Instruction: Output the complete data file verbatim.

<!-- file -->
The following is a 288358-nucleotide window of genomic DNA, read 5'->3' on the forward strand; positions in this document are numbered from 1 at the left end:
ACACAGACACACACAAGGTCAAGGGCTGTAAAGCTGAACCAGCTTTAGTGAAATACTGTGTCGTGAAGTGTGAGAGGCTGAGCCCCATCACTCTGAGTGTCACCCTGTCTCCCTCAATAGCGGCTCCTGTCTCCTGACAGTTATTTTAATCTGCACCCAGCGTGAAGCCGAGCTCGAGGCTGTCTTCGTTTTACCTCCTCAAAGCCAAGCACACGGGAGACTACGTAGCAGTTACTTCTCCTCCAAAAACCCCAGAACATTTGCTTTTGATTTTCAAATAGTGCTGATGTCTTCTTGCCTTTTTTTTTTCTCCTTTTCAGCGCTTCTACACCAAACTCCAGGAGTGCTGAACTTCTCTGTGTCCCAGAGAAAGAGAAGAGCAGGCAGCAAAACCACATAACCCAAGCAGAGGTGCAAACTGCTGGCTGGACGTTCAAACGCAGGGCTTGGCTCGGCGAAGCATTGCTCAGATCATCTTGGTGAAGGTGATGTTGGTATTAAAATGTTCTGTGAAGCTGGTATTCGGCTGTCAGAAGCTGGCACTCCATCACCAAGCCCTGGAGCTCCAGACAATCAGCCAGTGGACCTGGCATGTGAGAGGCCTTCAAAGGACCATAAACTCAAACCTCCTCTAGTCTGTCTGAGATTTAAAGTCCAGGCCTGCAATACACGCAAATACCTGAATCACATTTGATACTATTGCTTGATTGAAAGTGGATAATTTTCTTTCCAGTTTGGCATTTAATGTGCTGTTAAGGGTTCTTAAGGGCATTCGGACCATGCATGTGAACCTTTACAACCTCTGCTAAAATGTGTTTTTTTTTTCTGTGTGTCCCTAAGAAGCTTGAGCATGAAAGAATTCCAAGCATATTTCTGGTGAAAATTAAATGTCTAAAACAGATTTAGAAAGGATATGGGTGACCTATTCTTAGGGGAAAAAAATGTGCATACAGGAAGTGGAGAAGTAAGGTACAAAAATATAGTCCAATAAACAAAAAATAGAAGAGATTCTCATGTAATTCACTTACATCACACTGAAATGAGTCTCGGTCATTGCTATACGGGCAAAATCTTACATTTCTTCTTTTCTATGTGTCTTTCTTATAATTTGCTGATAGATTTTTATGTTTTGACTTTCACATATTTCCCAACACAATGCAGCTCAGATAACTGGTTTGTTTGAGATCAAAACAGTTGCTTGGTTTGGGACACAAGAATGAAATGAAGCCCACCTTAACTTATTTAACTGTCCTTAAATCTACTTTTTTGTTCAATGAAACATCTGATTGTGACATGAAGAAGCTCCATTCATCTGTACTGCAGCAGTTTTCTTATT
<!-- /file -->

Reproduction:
The following is a 288358-nucleotide window of genomic DNA, read 5'->3' on the forward strand; positions in this document are numbered from 1 at the left end:
ACACAGACACACACAAGGTCAAGGGCTGTAAAGCTGAACCAGCTTTAGTGAAATACTGTGTCGTGAAGTGTGAGAGGCTGAGCCCCATCACTCTGAGTGTCACCCTGTCTCCCTCAATAGCGGCTCCTGTCTCCTGACAGTTATTTTAATCTGCACCCAGCGTGAAGCCGAGCTCGAGGCTGTCTTCGTTTTACCTCCTCAAAGCCAAGCACACGGGAGACTACGTAGCAGTTACTTCTCCTCCAAAAACCCCAGAACATTTGCTTTTGATTTTCAAATAGTGCTGATGTCTTCTTGCCTTTTTTTTTTCTCCTTTTCAGCGCTTCTACACCAAACTCCAGGAGTGCTGAACTTCTCTGTGTCCCAGAGAAAGAGAAGAGCAGGCAGCAAAACCACATAACCCAAGCAGAGGTGCAAACTGCTGGCTGGACGTTCAAACGCAGGGCTTGGCTCGGCGAAGCATTGCTCAGATCATCTTGGTGAAGGTGATGTTGGTATTAAAATGTTCTGTGAAGCTGGTATTCGGCTGTCAGAAGCTGGCACTCCATCACCAAGCCCTGGAGCTCCAGACAATCAGCCAGTGGACCTGGCATGTGAGAGGCCTTCAAAGGACCATAAACTCAAACCTCCTCTAGTCTGTCTGAGATTTAAAGTCCAGGCCTGCAATACACGCAAATACCTGAATCACATTTGATACTATTGCTTGATTGAAAGTGGATAATTTTCTTTCCAGTTTGGCATTTAATGTGCTGTTAAGGGTTCTTAAGGGCATTCGGACCATGCATGTGAACCTTTACAACCTCTGCTAAAATGTGTTTTTTTTTTCTGTGTGTCCCTAAGAAGCTTGAGCATGAAAGAATTCCAAGCATATTTCTGGTGAAAATTAAATGTCTAAAACAGATTTAGAAAGGATATGGGTGACCTATTCTTAGGGGAAAAAAATGTGCATACAGGAAGTGGAGAAGTAAGGTACAAAAATATAGTCCAATAAACAAAAAATAGAAGAGATTCTCATGTAATTCACTTACATCACACTGAAATGAGTCTCGGTCATTGCTATACGGGCAAAATCTTACATTTCTTCTTTTCTATGTGTCTTTCTTATAATTTGCTGATAGATTTTTATGTTTTGACTTTCACATATTTCCCAACACAATGCAGCTCAGATAACTGGTTTGTTTGAGATCAAAACAGTTGCTTGGTTTGGGACACAAGAATGAAATGAAGCCCACCTTAACTTATTTAACTGTCCTTAAATCTACTTTTTTGTTCAATGAAACATCTGATTGTGACATGAAGAAGCTCCATTCATCTGTACTGCAGCAGTTTTCTTATT